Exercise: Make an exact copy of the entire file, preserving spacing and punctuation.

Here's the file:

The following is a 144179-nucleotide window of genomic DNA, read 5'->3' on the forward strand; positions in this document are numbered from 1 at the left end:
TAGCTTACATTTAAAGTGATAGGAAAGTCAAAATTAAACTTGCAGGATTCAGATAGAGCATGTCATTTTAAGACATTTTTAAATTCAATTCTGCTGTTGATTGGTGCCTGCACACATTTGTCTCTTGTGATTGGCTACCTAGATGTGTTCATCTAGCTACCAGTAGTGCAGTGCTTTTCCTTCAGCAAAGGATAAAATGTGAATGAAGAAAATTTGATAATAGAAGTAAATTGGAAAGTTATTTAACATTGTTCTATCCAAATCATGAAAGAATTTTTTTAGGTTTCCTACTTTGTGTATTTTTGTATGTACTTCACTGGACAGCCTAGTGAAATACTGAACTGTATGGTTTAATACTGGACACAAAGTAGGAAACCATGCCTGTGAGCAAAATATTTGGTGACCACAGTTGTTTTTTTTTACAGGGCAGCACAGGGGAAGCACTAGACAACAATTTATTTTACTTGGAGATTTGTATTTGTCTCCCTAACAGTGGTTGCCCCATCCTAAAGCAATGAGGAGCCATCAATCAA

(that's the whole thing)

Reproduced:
The following is a 144179-nucleotide window of genomic DNA, read 5'->3' on the forward strand; positions in this document are numbered from 1 at the left end:
TAGCTTACATTTAAAGTGATAGGAAAGTCAAAATTAAACTTGCAGGATTCAGATAGAGCATGTCATTTTAAGACATTTTTAAATTCAATTCTGCTGTTGATTGGTGCCTGCACACATTTGTCTCTTGTGATTGGCTACCTAGATGTGTTCATCTAGCTACCAGTAGTGCAGTGCTTTTCCTTCAGCAAAGGATAAAATGTGAATGAAGAAAATTTGATAATAGAAGTAAATTGGAAAGTTATTTAACATTGTTCTATCCAAATCATGAAAGAATTTTTTTAGGTTTCCTACTTTGTGTATTTTTGTATGTACTTCACTGGACAGCCTAGTGAAATACTGAACTGTATGGTTTAATACTGGACACAAAGTAGGAAACCATGCCTGTGAGCAAAATATTTGGTGACCACAGTTGTTTTTTTTTACAGGGCAGCACAGGGGAAGCACTAGACAACAATTTATTTTACTTGGAGATTTGTATTTGTCTCCCTAACAGTGGTTGCCCCATCCTAAAGCAATGAGGAGCCATCAATCAA